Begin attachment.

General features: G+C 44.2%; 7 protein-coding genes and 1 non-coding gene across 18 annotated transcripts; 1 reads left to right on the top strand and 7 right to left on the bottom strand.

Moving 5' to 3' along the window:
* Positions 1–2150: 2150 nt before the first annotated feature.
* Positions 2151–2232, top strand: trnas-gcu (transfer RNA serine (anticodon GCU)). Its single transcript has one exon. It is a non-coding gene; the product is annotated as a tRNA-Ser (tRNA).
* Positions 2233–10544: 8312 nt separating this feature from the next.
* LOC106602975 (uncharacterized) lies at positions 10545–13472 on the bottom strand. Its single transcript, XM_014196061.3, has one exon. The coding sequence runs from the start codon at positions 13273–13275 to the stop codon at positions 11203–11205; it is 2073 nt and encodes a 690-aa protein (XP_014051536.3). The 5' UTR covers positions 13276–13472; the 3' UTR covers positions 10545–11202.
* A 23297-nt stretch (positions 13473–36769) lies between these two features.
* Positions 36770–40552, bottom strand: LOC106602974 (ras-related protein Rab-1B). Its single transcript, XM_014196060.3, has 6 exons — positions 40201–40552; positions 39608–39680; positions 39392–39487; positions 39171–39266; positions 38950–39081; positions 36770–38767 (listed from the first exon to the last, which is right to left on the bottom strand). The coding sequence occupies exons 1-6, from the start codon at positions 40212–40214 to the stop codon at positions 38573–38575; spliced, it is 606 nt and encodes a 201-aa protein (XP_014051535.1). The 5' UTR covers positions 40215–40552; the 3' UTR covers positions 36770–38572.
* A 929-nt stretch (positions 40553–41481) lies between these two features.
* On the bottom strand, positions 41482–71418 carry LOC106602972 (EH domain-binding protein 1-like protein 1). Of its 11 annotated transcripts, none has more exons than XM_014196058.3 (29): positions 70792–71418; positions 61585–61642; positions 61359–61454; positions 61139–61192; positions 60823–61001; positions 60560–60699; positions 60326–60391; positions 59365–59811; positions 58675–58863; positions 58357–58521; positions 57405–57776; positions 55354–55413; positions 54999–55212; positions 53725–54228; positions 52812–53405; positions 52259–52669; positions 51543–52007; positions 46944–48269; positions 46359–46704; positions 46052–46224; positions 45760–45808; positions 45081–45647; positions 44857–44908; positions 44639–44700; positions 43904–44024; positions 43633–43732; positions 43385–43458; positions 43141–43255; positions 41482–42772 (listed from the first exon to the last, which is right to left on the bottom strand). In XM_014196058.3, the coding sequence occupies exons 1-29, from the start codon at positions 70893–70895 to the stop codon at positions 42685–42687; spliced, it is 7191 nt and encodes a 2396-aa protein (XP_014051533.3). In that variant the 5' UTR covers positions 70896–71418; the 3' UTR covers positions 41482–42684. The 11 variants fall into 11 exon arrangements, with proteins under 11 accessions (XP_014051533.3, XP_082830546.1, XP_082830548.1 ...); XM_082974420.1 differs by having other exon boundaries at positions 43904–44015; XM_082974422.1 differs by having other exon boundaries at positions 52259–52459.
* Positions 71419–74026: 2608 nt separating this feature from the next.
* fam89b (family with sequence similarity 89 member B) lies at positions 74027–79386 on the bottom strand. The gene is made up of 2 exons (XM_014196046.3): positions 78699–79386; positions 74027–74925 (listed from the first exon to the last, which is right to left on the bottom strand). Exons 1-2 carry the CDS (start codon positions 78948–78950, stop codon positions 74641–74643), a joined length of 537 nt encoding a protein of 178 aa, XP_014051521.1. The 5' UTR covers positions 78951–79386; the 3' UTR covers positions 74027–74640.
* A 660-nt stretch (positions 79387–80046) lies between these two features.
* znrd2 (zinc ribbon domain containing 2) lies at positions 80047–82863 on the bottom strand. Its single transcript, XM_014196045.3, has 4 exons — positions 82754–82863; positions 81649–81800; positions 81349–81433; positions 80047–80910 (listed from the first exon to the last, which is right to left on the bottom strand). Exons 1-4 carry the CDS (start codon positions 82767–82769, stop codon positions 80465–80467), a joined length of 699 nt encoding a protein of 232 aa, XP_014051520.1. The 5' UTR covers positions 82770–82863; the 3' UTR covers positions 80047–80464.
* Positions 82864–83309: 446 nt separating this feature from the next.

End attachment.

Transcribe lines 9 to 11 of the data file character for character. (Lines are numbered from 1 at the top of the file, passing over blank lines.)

* A 929-nt stretch (positions 40553–41481) lies between these two features.
* On the bottom strand, positions 41482–71418 carry LOC106602972 (EH domain-binding protein 1-like protein 1). Of its 11 annotated transcripts, none has more exons than XM_014196058.3 (29): positions 70792–71418; positions 61585–61642; positions 61359–61454; positions 61139–61192; positions 60823–61001; positions 60560–60699; positions 60326–60391; positions 59365–59811; positions 58675–58863; positions 58357–58521; positions 57405–57776; positions 55354–55413; positions 54999–55212; positions 53725–54228; positions 52812–53405; positions 52259–52669; positions 51543–52007; positions 46944–48269; positions 46359–46704; positions 46052–46224; positions 45760–45808; positions 45081–45647; positions 44857–44908; positions 44639–44700; positions 43904–44024; positions 43633–43732; positions 43385–43458; positions 43141–43255; positions 41482–42772 (listed from the first exon to the last, which is right to left on the bottom strand). In XM_014196058.3, the coding sequence occupies exons 1-29, from the start codon at positions 70893–70895 to the stop codon at positions 42685–42687; spliced, it is 7191 nt and encodes a 2396-aa protein (XP_014051533.3). In that variant the 5' UTR covers positions 70896–71418; the 3' UTR covers positions 41482–42684. The 11 variants fall into 11 exon arrangements, with proteins under 11 accessions (XP_014051533.3, XP_082830546.1, XP_082830548.1 ...); XM_082974420.1 differs by having other exon boundaries at positions 43904–44015; XM_082974422.1 differs by having other exon boundaries at positions 52259–52459.
* Positions 71419–74026: 2608 nt separating this feature from the next.